Between the Catawba-Wateree Water Management Master Plan and the Duke Energy Relicensing
Plan, it is revealed that there are a multitude of stakeholders that are at play in managing the river but are not in direct conversation. In the Catawba-Wateree Master Plan, Duke Energy, North Carolina, and South Carolina, and various utility companies are all consulted. Numerically, it is a logical choice – Duke Energy and public water companies use over ninety percent of the water. Through Duke Energy’s relicensing plan, which included the formation of the Catawba-Wateree Drought Management Advisory Group, represents eighty-five organizations, including wildlife, native Americans, and conservation nongovernmental organizations.
To include stakeholder inclusivity, we propose two modifications to the Master Plan, which, in most parts, is an effective plan in managing the quantity of water in the river. The first modification is to bring into conversation members of the Catawba-Wateree Drought Management Agency with the organizations that served as advisors for the Master Plan. Since Duke is involved in both groups, it could be argued that Duke Energy is representing the Drought Management Agency. Duke, however, might drown out the more specific concerns of those eighty-five members for their own needs, like using the water for generating electricity. Considering the fact that the population surrounding the Catawba-Piedmont region is expected to grow, it is logical to assume that the water required for energy generation through hydroelectric dams and human consumption will increase in the coming decades, further excluding stakeholders representing recreation and wildlife organizations. By including them now when water has not reached potential level of shortages, these organizations can play in a role in managing the Catawba River.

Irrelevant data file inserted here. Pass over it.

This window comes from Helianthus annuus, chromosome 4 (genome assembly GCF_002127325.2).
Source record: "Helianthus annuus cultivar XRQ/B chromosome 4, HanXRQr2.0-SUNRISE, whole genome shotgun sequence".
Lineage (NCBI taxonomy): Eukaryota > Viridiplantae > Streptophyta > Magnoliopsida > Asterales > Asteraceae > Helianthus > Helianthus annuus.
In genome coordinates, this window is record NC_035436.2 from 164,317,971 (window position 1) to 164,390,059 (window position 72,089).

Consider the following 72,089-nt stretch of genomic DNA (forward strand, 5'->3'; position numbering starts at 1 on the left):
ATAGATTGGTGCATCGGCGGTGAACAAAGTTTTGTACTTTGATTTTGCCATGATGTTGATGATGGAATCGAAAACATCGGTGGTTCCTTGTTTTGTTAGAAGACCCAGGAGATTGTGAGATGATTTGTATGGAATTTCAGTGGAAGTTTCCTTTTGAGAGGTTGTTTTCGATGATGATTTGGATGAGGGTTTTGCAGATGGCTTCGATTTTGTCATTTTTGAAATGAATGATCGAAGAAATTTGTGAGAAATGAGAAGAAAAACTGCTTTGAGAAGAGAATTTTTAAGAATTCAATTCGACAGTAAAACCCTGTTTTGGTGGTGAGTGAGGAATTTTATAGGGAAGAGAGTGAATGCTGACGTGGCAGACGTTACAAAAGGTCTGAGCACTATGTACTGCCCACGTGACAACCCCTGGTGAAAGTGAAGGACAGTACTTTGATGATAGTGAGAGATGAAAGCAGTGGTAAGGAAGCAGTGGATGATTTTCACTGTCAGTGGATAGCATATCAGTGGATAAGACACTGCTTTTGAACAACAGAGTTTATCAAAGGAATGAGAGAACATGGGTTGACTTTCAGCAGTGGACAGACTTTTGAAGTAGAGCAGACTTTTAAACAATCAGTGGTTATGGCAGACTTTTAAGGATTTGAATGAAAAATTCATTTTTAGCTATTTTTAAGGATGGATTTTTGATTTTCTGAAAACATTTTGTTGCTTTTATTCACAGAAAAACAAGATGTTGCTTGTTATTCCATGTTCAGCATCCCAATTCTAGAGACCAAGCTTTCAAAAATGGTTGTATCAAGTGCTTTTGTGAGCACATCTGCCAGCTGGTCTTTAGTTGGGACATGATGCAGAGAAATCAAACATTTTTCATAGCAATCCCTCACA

The other modification is to include representatives of the agriculture community in the water management plan. According to Duke Energy’s website, only the two groups mentioned above, Catawba-Wateree Water Management and Catawba-Wateree Drought Management Advisory Group, have been in conversation about water management. In neither list was agriculture as an industry represented. While the current percentage of water used for agriculture is minimal, it can increase in the nearby future, especially if other agricultural hotspots in this country like California declines due to the recent drought. It is important to include this stakeholder as the previous conflict over allocation of the river between the two Carolinas led to a Supreme Court Case. As other examples of water management in this country have shown, court cases and litigation is rarely a cost effective technique to resolve disagreements over allocation. Since the case set a precedent by allowing private actors like Duke Energy to petition the court regarding water rights, it is now possible for other private actors to be involved, like agriculture, in legal territories that are usually exclusive to government entities. Instead, this problem can be more effectively resolved by preemptively including stakeholders like agriculture before it comes down to legal solutions.
Huffman, James L. “Comprehensive River Basin Management: The Limits of Collaborative, Stakeholder-Based, Water Governance.” Natural Resources Journal 49 (2009): 117. Print.